The individual “I” is spread all over our organism, physical, genetics, and mental (brain). Decisions are delayed until all the different varieties of “I” reach a working consensus, or a particular “I” or a set of “I” override the other I, depending on which thief program we launched at the start of the day, rejump it during the day according to our circadian cycles.

For a set of “I” to be able to override the many other “I” it requires a conscious effort of training and awareness for a long time. That is why, we have the feeling that our behavior is pretty much determined because we allow the “conventional wisdom”, habit of convenience, comfort, and “common sense” attitude to taking over our decision processes.

A good way to explaining the abduction field theory is by observing someone who is familiar with a particular supermarket.  The customer moves around and pick up items in a determined manner.

A few times, the customer stops and study particular varieties of the “same” items for prices, weight and chemical contents.  The supermarket guide the customer to pose and attend to special new items displayed on shelves. The customer might look as if he just woke up or is disoriented, but his action is kind of planned: he behaves pretty “sober” in his decisions.

People move and act within abduction fields of reasoning, otherwise, how can we imagine extending a step forward without advanced planning? The initial schemas of abduction fields are not that well oiled, and many errors and pitfalls occur during the abduction plans.  By the by, the human brain gets adjusted and trained to secure better fit in forecasting next steps and moves.

Highly intelligent people differ from normal intelligence in that, more frequently than not, they consciously apply deductive and inductive reasoning on their initiated abduction fields.  The implicit purpose is to optimize the “abductive field” performance by supporting it with better formal or coded laws among the working laws.

With conscious training and application of the other two reasoning methods, the individual acquire higher intelligence reasoning choices or diversified perspectives to viewing and resolving a problem.

Brainwashing is an application phenomenon of abduction field distortion.  Brainwashing is not so much a process of feeding misinformation or disinformation as in ideologically and dogmatic State-controlled government.  Brainwashing is the process of altering the abduction field so that an individual lacks the objective flexibility to pick up the appropriate objects, tools, or events to place on his “abduction path”.

For example,  the individual is picking what is available on his path, including ready-made terminology and definitions, and not what his brain was more likely to select in normal conditions.  The more institutions restrict the freedom of choices, the more the citizen is expected to select what is available to him.

The citizen starts emulating the “ideology” or the opinions of what have been displayed to him.  Most State institutions control people in restricting the availability of choices and opportunities, regardless what names are given to them (communist, socialist, democratic, capitalist, theocratic…)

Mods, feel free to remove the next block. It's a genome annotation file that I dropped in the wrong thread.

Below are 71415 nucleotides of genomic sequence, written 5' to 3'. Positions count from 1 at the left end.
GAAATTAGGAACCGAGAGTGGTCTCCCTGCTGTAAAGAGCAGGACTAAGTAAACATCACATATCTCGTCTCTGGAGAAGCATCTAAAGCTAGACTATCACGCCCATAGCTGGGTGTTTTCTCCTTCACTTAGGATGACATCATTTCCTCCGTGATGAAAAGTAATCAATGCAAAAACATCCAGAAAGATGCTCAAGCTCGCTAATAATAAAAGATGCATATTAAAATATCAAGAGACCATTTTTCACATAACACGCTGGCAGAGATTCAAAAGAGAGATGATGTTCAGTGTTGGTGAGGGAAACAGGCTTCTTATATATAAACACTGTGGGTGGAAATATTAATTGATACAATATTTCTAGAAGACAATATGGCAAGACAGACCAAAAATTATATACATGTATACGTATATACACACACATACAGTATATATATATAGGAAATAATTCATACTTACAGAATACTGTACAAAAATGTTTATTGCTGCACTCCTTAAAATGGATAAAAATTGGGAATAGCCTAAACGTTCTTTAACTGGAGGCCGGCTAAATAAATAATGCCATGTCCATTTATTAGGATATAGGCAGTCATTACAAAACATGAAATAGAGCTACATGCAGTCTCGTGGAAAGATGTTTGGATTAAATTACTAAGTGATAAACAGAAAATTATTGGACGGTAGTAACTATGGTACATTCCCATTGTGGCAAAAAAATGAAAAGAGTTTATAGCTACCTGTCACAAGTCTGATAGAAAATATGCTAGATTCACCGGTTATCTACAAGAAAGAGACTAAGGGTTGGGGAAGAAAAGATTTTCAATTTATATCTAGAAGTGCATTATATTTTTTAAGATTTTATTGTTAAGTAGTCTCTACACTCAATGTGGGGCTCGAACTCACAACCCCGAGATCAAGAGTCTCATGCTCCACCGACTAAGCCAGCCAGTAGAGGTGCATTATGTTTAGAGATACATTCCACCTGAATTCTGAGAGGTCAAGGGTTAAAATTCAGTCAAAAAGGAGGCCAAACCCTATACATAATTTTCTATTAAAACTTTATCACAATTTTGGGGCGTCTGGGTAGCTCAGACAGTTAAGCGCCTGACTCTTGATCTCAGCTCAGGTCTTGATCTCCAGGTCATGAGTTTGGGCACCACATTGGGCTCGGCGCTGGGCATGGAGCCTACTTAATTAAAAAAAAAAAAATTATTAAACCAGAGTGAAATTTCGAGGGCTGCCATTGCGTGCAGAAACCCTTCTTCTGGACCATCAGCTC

When we say “this guy is a one track-mind or one-dimensional mind”, we basically means that his abduction field has been restricted by habit: His brain ended up lacking the potential flexibility and versatility to train and develop his abduction field reasoning.

Note 1: It might be a good idea to explain what abduction reasoning means before I venture into this topic.  Human mind uses many reasoning methods such as deduction, induction, and abduction.

Deductive reasoning is a process that starts from a set of basic propositions (proved or considered the kind of non provable truths) and then prove the next propositions based on the previous set.  In general, a law, natural or social, or a theorem in mathematics guides the demonstration.  Practically, it is like using a function to find the appropriate pieces of data or information that are available on a well drawn path or trend.

Inductive reasoning is a process of selecting samples from a phenomenon or a basket of items and then studying the samples.  If the items are the “same” in each sample then the individual is prone to recognize that a law is guiding that phenomenon. The sample taker is ready to form a law, though he knows that logically, if in the future one sample is wrong, then the law is logically invalid. In the mean time, the sample taker can resume his life as if the law is valid, as long as it is working (more frequently than not).

We call a “paradigm shift” the period when accumulated samples or observations are showing to be “false” and that the law has to be dropped for a better performing law.  The process needs time before the scientific community reaches a consensus for a change in venue, simply because it was comfortable using well-known mental structures.  The paradigm shift period is shortened if a valid alternative is demonstrated to work far better, not just slightly better, than the previous theory.

Abduction reasoning is an “intuitive” process such as having a few facts or data and we manage to find a connection among these facts.  In a way, we got an idea that the facts follow a definite trend.

For example, the astronomer and mathematician Kepler started with the notion that planets move in circles around the sun; his observations of Mars detected two positions that didn’t coincide with any circle. Kepler selected another trajectory among those mathematically described in geometry that might be appropriate.  The elliptical shape accounted for the two observed positions of Mars.